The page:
I take an alternate approach to exotic races:
In my campaigns, all of the following "races" are human: aasimar, changeling, dhampir, drow*, duergar*, dwarf, elf, fetchling, gnome, half-elf, half-orc, halfling, human, ifrit, orc, oread, samsaran, suli, svirfneblin*, sylph, tiefling, undine, and vishkanya (*usually with reduced spell-like abilities). Even the most exotic of these human races won't be seen as any more monstrous than a druid who regularly transforms into an animal or a sorcerer with a weird bloodline.
In fact, in my campaigns, all humanoids are human. (I usually convert animal folk, giants, and reptilians into monstrous humanoids; goblinoids into fey; and wayang into puppet-like constructs.)
I adopted this "every humanoid is human" approach after reading accounts written by various Real-World ancient scholars describing the inhabitants of distant lands. Historically, humans have ascribed all sorts of weird appearances and powers to other groups of humans.
Ross Byers wrote:
First World fey. They're a highly magical immortal that is not from the material plane. Why fey and not Outsider?
The First World is Golarion-specific. In many existing d20 settings, fey are from the Material Plane. Making them outsiders by default would hurt backwards compatibility.
Also, the game introduces new sub-types all the time. Why can't it introduce new creature types?
As someone who has designed lots of monsters, I can tell you that having a very short list of creature types is a good thing. If anything, I think the list of creature types should be condensed, not expanded.
A creature type is a shorthand way of saying X features and Z traits without endlessly repeating yourself. If you broke outsider into dozens of creature types, you're going to have to devote wordcount in each new Bestiary to multiple copies of the following:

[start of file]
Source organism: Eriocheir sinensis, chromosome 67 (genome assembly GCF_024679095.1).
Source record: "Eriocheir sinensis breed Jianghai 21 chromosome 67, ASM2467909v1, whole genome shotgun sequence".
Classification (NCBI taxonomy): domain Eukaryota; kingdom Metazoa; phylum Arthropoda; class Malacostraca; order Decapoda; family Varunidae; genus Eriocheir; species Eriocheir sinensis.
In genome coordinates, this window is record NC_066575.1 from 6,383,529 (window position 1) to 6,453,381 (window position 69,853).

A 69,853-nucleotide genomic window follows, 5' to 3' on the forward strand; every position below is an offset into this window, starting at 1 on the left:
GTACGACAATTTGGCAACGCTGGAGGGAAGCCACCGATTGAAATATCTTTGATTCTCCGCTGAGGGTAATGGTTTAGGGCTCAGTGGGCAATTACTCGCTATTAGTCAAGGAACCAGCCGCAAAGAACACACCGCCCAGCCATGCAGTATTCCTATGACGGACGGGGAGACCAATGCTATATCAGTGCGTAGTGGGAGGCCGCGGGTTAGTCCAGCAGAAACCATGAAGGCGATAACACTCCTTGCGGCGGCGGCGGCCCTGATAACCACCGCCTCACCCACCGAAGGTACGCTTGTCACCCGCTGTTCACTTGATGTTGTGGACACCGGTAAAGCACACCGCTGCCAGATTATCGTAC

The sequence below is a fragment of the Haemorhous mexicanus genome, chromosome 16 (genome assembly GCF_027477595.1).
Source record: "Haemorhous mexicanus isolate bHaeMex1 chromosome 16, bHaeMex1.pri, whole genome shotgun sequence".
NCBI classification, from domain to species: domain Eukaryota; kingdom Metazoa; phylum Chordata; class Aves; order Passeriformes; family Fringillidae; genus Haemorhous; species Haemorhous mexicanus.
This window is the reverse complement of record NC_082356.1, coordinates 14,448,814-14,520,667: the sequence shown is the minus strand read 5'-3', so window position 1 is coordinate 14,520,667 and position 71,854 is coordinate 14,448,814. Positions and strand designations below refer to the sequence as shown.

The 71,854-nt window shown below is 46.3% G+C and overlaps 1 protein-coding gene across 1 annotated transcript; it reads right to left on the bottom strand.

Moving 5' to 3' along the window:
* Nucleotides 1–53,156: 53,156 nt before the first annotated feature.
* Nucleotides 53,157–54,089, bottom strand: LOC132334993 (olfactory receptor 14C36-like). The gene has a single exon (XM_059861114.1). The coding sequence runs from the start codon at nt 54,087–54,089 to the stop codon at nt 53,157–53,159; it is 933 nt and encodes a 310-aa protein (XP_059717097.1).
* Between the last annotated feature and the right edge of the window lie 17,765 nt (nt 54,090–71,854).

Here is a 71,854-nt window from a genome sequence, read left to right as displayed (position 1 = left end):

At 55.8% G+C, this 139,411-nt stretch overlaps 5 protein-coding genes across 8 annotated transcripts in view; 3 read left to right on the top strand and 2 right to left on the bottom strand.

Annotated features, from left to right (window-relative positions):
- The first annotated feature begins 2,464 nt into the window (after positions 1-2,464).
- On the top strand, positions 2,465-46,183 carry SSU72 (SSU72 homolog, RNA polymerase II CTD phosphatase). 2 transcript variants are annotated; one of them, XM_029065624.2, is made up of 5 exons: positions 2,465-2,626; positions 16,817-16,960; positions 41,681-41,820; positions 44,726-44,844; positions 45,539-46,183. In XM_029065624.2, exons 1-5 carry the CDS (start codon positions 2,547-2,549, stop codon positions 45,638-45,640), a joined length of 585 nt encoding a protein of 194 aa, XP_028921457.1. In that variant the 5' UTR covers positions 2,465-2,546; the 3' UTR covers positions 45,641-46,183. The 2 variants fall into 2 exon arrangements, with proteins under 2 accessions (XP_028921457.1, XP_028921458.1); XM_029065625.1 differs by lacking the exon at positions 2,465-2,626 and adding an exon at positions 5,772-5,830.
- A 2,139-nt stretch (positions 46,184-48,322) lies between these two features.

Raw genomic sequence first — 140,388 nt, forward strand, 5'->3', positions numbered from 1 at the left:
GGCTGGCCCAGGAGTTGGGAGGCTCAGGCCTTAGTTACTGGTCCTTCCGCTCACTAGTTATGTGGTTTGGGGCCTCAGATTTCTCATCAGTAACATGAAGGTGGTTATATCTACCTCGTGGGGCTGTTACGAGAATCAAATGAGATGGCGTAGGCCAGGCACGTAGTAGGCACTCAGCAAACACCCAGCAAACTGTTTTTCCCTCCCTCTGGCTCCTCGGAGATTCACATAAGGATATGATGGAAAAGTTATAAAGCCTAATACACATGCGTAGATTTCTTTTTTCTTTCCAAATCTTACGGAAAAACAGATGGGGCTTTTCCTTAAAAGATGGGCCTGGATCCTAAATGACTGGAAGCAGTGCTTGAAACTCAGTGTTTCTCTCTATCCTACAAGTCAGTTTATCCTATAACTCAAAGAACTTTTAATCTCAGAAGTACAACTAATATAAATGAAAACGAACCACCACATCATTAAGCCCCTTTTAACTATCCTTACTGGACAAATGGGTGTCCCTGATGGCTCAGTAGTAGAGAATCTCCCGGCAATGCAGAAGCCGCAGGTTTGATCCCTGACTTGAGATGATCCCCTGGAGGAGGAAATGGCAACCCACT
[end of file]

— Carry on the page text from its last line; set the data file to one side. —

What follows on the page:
A [not outsider] has the following features.
• d10 Hit Dice.
• Base attack bonus equal to total Hit Dice (fast progression).
• Two good saving throws, usually Reflex and Will.
• Skill points equal to 6 + Int modifier (minimum 1) per Hit Die. The following are class skills for [not outsiders]: Bluff, Craft, Knowledge (planes), Perception, Sense Motive, Stealth, and [four other skills].
Traits: A [not outsider] possesses the following traits (unless otherwise noted in a creature's entry).
• Darkvision 60 feet.
• Unlike most living creatures, a [not outsider] does not have a dual nature—its soul and body form one unit. When a [not outsider] is slain, no soul is set loose. Spells that restore souls to their bodies, such as raise dead, reincarnate, and resurrection, don't work on a [not outsider]. It takes a different magical effect, such as limited wish, wish, miracle, or true resurrection to restore it to life. A [not outsider] with the native subtype can be raised, reincarnated, or resurrected just as other living creatures can be.
• Proficient with all simple and martial weapons and any weapons mentioned in its entry.
• Proficient with whatever type of armor (light, medium, or heavy) it is described as wearing, as well as all lighter types. [Not outsiders] not indicated as wearing armor are not proficient with armor. [Not outsiders] are proficient with shields if they are proficient with any form of armor.
• [Not outsiders] breathe, but do not need to eat or sleep (although they can do so if they wish). Native [not outsiders] breathe, eat, and sleep.
That's a lot of text to reprint every time you want to make a new category of extraplanar monsters. In contrast, a subtype inherits all of the above text with no need to reprint anything. Just add a few lines of subtype-specific rules and you're done.